This paper investigates the deformation of buildings due to tunneling-induced soil displacements. Centrifuge model tests of three-dimensionally (3D) printed building models subject to a plane-strain tunnel excavation in dense, dry sand are discussed. The small-scale structures replicate important building characteristics including brittle material properties similar to masonry, a realistic building layout, façade openings, strip footings, and a rough soil-structure interface. Digital images were captured during the experiments, enabling image-based measurements of the building response. Results demonstrate the essential role of the building-to-tunnel position and structural details (i.e., opening percentage and building length). The onset of building cracking and cracking patterns confirms the importance of the building-to-tunnel position and structural details. The tests illustrate that an increase in the façade opening area leads to increased shear deformations while longer buildings caused an increase in bending deflections. An evaluation of the widely accepted framework of treating a structure separately at either side of the greenfield inflection point shows that this procedure can underestimate building damage.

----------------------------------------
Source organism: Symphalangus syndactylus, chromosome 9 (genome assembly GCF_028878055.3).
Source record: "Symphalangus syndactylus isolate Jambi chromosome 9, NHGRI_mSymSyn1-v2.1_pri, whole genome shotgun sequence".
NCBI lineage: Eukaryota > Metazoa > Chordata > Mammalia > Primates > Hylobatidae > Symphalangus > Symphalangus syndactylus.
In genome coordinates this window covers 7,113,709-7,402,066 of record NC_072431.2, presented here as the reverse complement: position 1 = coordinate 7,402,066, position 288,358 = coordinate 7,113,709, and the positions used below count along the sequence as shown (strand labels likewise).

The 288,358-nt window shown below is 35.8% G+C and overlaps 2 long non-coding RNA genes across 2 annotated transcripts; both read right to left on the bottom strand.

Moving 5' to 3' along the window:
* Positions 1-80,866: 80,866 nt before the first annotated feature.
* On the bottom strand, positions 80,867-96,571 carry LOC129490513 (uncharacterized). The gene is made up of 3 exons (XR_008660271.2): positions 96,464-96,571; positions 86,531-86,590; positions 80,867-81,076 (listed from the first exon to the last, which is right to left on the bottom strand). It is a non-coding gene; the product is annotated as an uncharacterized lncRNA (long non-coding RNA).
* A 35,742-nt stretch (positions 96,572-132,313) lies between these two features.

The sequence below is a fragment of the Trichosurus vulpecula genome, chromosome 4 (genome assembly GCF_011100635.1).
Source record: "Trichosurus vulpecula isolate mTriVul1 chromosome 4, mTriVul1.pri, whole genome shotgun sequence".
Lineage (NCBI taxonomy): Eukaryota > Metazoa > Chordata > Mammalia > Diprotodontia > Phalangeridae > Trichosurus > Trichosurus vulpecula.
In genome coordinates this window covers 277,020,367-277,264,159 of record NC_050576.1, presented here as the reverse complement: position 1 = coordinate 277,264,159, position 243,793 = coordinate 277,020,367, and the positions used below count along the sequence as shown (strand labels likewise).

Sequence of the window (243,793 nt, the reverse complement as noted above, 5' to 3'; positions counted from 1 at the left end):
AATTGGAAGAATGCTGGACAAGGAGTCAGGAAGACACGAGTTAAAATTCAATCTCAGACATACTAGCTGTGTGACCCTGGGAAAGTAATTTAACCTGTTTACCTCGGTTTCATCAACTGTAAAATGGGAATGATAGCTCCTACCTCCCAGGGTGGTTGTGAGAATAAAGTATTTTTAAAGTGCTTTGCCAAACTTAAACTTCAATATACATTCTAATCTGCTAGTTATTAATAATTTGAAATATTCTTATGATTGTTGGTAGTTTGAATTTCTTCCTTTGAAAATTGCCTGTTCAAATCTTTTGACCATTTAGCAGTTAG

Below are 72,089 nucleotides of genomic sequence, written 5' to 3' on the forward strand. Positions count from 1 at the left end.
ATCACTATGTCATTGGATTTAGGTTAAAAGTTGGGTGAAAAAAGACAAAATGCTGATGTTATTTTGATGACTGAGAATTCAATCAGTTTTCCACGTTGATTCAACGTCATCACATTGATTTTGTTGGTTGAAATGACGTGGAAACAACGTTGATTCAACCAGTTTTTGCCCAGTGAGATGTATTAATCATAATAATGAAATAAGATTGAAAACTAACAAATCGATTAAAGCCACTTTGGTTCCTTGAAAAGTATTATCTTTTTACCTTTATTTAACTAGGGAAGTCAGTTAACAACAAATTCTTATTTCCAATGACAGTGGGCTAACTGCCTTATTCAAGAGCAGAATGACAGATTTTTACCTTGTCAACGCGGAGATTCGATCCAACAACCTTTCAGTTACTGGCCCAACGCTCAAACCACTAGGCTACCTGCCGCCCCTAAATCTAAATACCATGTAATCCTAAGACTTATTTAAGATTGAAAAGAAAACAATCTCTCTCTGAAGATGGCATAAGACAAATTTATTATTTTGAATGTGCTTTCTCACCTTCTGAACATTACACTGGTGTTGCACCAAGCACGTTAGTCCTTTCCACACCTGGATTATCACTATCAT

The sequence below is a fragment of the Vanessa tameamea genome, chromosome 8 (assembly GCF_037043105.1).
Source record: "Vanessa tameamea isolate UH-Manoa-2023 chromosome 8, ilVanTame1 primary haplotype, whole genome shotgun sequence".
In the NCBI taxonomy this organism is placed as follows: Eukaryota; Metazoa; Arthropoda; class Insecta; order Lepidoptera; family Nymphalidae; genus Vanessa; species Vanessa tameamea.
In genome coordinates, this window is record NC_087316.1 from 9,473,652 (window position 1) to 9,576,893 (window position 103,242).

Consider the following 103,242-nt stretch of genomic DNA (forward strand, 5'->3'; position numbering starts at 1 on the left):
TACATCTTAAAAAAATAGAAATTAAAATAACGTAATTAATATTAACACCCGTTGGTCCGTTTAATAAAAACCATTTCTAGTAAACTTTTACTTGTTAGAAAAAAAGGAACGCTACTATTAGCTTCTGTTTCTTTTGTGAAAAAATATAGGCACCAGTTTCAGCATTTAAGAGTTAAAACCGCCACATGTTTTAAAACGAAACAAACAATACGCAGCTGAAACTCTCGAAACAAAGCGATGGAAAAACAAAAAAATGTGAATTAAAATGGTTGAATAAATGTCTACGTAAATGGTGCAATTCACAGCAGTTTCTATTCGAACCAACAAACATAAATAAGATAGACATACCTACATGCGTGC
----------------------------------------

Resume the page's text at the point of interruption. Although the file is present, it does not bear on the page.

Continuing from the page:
|Number of pages||17|
|Journal||Journal of Geotechnical and Geoenvironmental Engineering|
|Publication status||Published - 2020|